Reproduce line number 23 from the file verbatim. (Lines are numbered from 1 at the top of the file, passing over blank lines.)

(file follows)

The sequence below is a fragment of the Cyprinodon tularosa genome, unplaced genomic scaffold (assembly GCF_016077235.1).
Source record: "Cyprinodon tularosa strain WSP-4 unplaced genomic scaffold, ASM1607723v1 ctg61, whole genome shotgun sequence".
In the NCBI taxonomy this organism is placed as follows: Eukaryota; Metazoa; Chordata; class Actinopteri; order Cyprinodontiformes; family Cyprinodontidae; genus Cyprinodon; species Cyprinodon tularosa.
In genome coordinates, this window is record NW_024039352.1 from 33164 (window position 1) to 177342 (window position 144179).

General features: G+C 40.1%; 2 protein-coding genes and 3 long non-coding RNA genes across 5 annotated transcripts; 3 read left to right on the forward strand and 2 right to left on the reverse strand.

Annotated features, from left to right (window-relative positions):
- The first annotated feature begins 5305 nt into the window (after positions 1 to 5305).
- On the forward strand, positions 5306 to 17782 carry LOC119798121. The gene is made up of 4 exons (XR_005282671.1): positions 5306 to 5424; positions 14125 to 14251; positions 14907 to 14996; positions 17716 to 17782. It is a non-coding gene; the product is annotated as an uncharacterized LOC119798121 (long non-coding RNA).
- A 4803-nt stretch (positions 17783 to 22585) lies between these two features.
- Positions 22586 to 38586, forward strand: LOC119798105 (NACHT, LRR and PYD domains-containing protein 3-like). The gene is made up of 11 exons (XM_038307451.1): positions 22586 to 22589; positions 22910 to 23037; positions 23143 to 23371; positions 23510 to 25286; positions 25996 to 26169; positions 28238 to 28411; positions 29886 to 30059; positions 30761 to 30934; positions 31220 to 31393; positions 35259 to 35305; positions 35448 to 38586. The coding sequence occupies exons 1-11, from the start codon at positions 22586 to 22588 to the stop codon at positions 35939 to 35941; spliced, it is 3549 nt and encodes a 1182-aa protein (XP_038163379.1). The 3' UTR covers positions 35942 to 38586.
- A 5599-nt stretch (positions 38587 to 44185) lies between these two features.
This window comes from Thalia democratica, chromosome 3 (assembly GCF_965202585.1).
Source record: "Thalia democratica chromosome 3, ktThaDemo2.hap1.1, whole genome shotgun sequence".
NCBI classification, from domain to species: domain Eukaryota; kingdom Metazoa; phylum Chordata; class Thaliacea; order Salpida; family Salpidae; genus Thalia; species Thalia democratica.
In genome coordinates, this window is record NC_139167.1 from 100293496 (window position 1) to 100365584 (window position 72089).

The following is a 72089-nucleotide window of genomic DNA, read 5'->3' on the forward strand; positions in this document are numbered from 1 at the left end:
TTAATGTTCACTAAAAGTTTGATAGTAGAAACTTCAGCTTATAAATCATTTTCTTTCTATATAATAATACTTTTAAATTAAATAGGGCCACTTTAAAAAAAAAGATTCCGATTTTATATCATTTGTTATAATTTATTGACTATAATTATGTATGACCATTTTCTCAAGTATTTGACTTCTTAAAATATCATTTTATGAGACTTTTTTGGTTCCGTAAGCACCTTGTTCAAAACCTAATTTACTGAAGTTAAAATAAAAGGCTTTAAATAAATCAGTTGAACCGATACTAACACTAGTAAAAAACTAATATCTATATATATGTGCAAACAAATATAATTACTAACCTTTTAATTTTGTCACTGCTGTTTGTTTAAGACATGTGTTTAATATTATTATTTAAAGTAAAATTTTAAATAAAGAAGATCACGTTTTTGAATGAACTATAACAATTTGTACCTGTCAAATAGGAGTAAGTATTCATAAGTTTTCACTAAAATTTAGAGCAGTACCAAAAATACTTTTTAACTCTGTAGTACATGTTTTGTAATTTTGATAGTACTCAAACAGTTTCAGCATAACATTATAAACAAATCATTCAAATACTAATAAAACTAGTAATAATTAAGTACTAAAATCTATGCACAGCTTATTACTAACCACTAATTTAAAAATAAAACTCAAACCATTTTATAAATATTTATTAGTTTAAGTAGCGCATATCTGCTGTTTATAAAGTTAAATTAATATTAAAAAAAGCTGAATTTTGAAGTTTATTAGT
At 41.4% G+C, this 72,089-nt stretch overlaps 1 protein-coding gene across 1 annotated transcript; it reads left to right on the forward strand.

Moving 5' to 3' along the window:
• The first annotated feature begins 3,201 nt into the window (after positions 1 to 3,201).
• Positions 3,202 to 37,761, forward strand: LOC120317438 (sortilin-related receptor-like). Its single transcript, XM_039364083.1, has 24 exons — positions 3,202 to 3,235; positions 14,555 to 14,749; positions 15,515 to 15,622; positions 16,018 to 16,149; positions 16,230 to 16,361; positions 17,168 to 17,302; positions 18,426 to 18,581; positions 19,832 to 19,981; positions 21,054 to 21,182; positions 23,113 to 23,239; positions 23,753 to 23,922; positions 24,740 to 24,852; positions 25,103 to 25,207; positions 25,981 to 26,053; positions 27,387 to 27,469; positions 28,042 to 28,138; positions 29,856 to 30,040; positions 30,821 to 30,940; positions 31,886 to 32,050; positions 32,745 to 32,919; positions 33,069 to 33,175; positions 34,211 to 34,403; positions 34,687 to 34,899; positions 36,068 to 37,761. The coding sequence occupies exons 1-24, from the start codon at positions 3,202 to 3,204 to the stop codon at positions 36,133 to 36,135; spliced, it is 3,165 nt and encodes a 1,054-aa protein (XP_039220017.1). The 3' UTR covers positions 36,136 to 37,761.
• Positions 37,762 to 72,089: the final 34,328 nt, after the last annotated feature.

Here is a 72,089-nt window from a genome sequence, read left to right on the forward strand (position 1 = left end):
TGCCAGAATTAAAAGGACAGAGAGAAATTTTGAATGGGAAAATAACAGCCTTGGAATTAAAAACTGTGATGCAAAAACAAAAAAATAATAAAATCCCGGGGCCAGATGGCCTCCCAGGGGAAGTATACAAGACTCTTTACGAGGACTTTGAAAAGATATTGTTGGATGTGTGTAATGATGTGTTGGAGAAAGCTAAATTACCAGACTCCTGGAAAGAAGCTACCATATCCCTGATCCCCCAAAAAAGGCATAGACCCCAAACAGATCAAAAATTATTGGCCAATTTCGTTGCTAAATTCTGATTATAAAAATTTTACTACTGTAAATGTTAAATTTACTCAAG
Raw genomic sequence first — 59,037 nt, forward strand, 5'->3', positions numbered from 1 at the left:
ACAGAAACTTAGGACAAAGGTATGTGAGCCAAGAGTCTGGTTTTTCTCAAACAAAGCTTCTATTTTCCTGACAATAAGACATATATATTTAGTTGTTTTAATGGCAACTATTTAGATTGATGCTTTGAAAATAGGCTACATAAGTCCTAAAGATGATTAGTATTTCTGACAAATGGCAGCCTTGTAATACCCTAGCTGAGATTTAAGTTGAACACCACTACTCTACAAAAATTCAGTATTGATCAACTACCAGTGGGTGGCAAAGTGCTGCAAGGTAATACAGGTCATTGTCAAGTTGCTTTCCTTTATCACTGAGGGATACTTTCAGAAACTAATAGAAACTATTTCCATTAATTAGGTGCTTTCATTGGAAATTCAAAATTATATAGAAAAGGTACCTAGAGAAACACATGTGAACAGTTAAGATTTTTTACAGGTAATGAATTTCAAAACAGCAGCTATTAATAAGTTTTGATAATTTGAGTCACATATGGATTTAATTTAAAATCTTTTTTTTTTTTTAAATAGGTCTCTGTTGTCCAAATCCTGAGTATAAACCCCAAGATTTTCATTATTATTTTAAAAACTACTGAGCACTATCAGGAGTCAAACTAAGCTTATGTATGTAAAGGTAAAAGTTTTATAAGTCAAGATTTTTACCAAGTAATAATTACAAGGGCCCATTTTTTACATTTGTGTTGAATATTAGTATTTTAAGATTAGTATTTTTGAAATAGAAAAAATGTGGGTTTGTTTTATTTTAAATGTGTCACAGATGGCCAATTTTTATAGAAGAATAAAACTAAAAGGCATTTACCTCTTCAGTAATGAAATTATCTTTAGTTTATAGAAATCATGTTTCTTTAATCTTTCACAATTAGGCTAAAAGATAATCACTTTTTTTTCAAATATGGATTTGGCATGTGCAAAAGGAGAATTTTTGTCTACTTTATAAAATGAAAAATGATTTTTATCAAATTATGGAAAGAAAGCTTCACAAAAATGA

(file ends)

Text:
Here is a 72,089-nt window from a genome sequence, read left to right on the forward strand (position 1 = left end):